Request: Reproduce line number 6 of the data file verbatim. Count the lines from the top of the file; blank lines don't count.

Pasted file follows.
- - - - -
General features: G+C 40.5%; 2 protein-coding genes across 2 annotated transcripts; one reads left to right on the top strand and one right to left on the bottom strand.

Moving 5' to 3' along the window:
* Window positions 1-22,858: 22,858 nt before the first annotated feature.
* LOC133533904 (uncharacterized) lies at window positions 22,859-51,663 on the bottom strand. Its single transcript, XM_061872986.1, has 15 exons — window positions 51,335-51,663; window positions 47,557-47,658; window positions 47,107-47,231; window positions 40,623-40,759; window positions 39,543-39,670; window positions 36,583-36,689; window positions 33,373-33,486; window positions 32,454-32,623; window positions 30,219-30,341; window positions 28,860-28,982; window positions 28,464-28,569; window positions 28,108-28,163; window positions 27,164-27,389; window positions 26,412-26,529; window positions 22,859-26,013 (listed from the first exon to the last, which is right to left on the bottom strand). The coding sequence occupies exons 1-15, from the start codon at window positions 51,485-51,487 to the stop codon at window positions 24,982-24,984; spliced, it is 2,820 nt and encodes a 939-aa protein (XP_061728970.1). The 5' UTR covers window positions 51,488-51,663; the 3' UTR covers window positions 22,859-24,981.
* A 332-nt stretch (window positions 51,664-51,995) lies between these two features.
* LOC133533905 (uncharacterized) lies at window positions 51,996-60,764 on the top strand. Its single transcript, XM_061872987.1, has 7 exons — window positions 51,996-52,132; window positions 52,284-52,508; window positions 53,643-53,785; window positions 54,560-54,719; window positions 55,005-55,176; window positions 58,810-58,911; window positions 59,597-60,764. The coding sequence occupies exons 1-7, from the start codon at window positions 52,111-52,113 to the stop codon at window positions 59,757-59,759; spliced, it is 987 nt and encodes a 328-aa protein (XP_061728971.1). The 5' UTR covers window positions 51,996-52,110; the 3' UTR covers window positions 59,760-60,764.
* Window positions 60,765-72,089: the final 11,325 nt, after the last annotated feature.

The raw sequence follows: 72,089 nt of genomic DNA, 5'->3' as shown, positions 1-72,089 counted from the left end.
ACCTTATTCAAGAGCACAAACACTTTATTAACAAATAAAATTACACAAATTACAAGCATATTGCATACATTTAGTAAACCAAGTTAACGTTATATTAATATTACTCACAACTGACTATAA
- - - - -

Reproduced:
* LOC133533905 (uncharacterized) lies at window positions 51,996-60,764 on the top strand. Its single transcript, XM_061872987.1, has 7 exons — window positions 51,996-52,132; window positions 52,284-52,508; window positions 53,643-53,785; window positions 54,560-54,719; window positions 55,005-55,176; window positions 58,810-58,911; window positions 59,597-60,764. The coding sequence occupies exons 1-7, from the start codon at window positions 52,111-52,113 to the stop codon at window positions 59,757-59,759; spliced, it is 987 nt and encodes a 328-aa protein (XP_061728971.1). The 5' UTR covers window positions 51,996-52,110; the 3' UTR covers window positions 59,760-60,764.